Does new research by a University of Utah virologist and others into the origins of COVID-19 rule out, once and for all, the theory that the virus came from a Chinese laboratory?

“The short answer to that is yes,” Stephen Goldstein, a virologist and postdoctoral researcher at the U. School of Medicine, told reporters during a virtual news conference Tuesday to announce the publication of a study he co-authored in Science.

“The only place that this virus was circulating in December 2019 is the area immediately surrounding the Huanan market, which is quite a distance away from the Wuhan Institute of Virology that’s been suspected as the source,” he said, noting there were initially two separate versions of the virus.

That’s not the single strain “you might expect if a lab worker was infected and then brought the virus to somewhere else in the city” of Wuhan, Goldstein said. Given that some 75% of new such infections don’t spread, he said to get two versions of the virus spreading suggested there were at least eight at the start.

The study concluded the emergence of COVID-19 could likely be traced to one or more of the wet market’s 10 to 15 stalls that sold live dogs, rats, porcupines, badgers, hares, foxes, hedgehogs, marmots and Chinese muntjac (small deers), with the virus having been found on animal cages, carts and drainage grates there.

And even the first cases with no direct connection to the area of the market selling live animals ended up being in nearby neighborhoods located up to four times closer to that source than cases that were linked to the stall, meaning the market was the only place the virus was circulating early on, Goldstein said.

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The findings will not likely satisfy some, he acknowledged.

“We expect pushback. I think the best thing we can do is to publish in the scientific literature, following extremely rigorous peer review,” Goldstein said, adding that was done with both the paper he co-authored and a companion study, after releasing the findings earlier this year.

The virologist said he’s “certainly under no illusion that we’re going to completely stamp out” what he called “competing narratives,” which include unproven theories that COVID-19 escaped from the Wuhan Institute, where some have even claimed it was being developed by the Chinese government as a bioweapon.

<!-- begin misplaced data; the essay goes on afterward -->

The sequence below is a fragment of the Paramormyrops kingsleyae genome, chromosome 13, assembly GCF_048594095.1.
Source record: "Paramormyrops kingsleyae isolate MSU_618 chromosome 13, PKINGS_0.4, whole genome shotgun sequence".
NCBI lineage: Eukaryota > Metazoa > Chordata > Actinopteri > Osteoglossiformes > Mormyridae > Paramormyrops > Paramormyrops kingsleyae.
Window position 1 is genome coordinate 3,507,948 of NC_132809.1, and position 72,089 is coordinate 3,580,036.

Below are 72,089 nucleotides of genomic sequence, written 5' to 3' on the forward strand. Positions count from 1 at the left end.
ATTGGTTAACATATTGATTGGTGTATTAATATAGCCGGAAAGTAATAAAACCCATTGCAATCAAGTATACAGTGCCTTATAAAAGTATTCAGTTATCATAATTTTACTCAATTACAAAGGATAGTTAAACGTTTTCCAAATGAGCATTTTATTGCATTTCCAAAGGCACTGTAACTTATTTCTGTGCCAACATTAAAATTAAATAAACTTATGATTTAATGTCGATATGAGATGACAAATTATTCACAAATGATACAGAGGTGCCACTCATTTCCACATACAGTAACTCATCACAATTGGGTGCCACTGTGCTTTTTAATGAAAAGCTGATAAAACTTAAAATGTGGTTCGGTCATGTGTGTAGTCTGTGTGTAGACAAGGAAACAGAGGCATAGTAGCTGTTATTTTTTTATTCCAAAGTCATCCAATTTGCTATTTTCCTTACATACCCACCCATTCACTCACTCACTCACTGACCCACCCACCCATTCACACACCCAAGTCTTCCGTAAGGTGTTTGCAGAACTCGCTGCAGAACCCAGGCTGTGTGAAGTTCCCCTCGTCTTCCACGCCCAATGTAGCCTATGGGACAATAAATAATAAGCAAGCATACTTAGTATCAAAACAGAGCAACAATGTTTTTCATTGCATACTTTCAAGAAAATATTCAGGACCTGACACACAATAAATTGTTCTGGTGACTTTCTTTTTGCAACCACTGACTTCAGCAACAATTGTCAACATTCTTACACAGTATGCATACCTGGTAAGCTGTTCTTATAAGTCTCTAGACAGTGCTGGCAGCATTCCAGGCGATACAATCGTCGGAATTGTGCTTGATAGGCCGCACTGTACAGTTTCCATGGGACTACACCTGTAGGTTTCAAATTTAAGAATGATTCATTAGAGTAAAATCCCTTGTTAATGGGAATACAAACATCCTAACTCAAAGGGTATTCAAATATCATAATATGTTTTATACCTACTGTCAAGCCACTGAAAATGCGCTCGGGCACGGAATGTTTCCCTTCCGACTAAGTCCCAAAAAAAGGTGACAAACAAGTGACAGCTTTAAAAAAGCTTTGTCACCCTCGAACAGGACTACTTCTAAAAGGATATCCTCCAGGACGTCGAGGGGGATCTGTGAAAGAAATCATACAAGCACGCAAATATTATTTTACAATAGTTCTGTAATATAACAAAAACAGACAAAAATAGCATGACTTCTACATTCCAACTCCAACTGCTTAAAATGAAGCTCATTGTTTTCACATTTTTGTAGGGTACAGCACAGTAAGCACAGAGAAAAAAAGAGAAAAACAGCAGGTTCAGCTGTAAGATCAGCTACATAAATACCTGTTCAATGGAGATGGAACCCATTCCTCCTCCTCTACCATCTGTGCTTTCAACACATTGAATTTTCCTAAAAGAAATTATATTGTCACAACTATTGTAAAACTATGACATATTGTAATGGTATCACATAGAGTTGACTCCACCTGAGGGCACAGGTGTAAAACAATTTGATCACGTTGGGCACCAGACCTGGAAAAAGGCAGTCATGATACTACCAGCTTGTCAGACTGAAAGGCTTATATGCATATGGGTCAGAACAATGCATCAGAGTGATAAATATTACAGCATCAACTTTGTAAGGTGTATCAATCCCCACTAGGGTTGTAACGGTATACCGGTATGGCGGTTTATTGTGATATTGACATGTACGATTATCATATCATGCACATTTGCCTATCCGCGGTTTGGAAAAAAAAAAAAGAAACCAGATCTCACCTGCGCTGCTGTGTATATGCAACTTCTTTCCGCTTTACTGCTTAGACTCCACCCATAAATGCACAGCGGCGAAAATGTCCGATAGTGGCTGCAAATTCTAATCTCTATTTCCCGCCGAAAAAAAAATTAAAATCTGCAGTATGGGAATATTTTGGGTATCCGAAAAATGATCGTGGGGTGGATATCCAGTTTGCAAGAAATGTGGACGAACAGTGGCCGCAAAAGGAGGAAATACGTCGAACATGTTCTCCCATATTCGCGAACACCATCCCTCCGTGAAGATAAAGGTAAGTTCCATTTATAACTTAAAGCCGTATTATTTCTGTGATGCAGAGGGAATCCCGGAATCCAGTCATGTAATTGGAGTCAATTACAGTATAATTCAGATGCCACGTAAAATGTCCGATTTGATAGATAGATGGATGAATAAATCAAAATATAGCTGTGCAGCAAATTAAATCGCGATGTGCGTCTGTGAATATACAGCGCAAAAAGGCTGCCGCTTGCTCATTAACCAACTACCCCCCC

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There’s “no question” bats are the ultimate source of the virus, Goldstein said, blaming the live animal trade bringing infected animals from isolated rural areas to crowded urban markets for the “species jumps” that sparked the spread. He called for better monitoring to keep infected animals out of the markets.

The transformation of the initial handful of infections at the market into a global pandemic is “a little surprising but not shocking,” he said, given that by late January 2020 it was clear COVID-19 could not be contained, as similar viruses had previously been.

The earliest cases were identified in November 2019, Goldstein said, with the first documented U.S. case identified in mid-January 2020 in someone on the West Coast who had traveled to Wuhan, while the other variant of the then-new coronavirus spread from Europe to the East Coast, largely in New York City, later that month.

It’s not yet entirely clear why this coronavirus was more transmissible than previous coronaviruses that also came from bats as well as rodents, he said, given that “it’s pretty clear the ability to infect human cells is not especially rare.”

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